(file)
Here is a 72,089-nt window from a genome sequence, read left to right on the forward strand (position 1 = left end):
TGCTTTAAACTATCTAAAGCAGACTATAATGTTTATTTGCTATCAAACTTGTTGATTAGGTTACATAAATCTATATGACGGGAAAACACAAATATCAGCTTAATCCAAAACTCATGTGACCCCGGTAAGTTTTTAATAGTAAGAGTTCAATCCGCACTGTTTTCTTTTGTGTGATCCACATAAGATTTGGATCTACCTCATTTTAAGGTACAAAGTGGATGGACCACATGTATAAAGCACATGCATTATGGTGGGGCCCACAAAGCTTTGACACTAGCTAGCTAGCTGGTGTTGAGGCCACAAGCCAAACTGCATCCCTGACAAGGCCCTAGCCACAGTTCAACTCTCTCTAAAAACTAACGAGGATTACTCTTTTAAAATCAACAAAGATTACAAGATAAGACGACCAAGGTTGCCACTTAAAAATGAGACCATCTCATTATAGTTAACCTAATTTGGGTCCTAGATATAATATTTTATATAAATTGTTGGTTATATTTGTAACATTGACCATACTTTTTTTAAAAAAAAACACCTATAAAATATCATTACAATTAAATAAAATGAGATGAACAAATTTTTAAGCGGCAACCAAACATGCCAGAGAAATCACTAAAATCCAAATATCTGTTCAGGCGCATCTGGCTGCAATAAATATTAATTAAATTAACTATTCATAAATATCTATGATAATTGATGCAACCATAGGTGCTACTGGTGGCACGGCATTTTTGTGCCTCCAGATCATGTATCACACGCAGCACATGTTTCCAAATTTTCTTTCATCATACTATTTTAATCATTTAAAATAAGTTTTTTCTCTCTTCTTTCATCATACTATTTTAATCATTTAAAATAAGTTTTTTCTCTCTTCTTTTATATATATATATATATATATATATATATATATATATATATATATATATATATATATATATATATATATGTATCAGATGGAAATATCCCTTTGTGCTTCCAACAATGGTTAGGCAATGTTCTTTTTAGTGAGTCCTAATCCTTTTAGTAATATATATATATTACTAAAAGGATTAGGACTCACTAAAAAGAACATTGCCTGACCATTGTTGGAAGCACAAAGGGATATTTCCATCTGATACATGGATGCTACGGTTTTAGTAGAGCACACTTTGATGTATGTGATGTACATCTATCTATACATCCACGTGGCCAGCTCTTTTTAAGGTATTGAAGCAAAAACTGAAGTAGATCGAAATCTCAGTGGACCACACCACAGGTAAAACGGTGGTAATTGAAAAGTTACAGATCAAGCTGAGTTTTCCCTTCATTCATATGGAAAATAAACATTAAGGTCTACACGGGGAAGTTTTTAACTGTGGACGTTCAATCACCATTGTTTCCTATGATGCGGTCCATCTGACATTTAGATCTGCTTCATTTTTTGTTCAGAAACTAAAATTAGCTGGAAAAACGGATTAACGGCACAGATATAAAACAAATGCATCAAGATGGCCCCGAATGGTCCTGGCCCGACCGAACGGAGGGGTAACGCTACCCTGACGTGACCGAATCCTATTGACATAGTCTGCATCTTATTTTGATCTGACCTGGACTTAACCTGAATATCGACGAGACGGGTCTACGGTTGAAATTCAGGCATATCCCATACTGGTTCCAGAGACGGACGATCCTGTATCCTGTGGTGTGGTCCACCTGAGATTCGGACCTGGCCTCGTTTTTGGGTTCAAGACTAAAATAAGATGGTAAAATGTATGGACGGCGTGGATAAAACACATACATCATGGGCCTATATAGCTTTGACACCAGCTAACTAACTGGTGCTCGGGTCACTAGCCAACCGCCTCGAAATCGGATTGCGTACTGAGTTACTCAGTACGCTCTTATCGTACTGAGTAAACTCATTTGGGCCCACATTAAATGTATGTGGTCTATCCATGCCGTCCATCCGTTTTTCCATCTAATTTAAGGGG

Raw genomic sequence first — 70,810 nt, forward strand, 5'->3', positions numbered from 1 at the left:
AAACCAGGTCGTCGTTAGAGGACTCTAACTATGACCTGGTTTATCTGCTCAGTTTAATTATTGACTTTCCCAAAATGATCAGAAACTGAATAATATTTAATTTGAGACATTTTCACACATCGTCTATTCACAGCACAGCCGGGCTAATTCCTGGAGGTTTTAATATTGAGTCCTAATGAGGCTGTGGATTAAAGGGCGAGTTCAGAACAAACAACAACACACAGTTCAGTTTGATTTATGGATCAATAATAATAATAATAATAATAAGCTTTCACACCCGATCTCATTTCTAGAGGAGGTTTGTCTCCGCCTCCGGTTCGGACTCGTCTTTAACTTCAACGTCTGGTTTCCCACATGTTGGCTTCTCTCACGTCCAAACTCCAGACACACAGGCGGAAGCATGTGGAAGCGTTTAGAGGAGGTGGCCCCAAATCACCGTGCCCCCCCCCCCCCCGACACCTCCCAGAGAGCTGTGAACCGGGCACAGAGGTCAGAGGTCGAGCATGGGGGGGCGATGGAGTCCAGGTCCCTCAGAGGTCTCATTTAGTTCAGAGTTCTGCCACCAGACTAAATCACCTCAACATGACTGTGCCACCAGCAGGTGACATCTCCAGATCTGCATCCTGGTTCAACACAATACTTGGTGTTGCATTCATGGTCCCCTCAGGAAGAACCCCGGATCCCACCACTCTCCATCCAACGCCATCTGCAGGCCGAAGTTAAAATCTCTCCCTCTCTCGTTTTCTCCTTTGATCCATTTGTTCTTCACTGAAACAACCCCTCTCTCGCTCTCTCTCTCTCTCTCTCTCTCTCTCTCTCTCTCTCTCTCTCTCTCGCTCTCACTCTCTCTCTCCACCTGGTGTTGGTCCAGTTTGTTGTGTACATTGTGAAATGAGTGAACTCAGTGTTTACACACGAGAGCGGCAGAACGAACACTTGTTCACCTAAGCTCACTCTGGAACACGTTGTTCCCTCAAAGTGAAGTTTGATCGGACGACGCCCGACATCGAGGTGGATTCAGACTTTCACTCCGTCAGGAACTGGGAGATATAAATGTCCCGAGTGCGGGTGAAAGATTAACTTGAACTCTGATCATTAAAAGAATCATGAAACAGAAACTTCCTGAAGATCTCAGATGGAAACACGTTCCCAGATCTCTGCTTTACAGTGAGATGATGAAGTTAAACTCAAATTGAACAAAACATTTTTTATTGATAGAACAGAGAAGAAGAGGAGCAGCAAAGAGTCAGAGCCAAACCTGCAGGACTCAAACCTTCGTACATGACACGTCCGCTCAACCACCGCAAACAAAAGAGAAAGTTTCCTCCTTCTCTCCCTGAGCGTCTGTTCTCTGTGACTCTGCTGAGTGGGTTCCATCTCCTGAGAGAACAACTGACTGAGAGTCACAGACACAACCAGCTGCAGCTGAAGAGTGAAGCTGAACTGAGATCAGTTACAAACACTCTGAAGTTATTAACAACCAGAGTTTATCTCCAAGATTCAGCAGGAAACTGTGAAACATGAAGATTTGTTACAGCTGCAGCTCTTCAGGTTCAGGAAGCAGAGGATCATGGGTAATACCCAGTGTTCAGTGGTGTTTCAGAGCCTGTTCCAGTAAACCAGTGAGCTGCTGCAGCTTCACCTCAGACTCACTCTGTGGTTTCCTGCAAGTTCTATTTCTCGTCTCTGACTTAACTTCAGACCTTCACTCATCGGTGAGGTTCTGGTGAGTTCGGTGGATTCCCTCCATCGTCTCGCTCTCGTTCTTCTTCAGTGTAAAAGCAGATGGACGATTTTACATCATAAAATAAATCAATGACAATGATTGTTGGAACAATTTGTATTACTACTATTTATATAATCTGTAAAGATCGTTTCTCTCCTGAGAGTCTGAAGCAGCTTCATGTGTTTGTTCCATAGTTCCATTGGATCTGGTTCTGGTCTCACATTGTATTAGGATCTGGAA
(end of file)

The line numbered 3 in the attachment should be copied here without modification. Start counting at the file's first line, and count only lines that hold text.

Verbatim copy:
Raw genomic sequence first — 70,810 nt, forward strand, 5'->3', positions numbered from 1 at the left: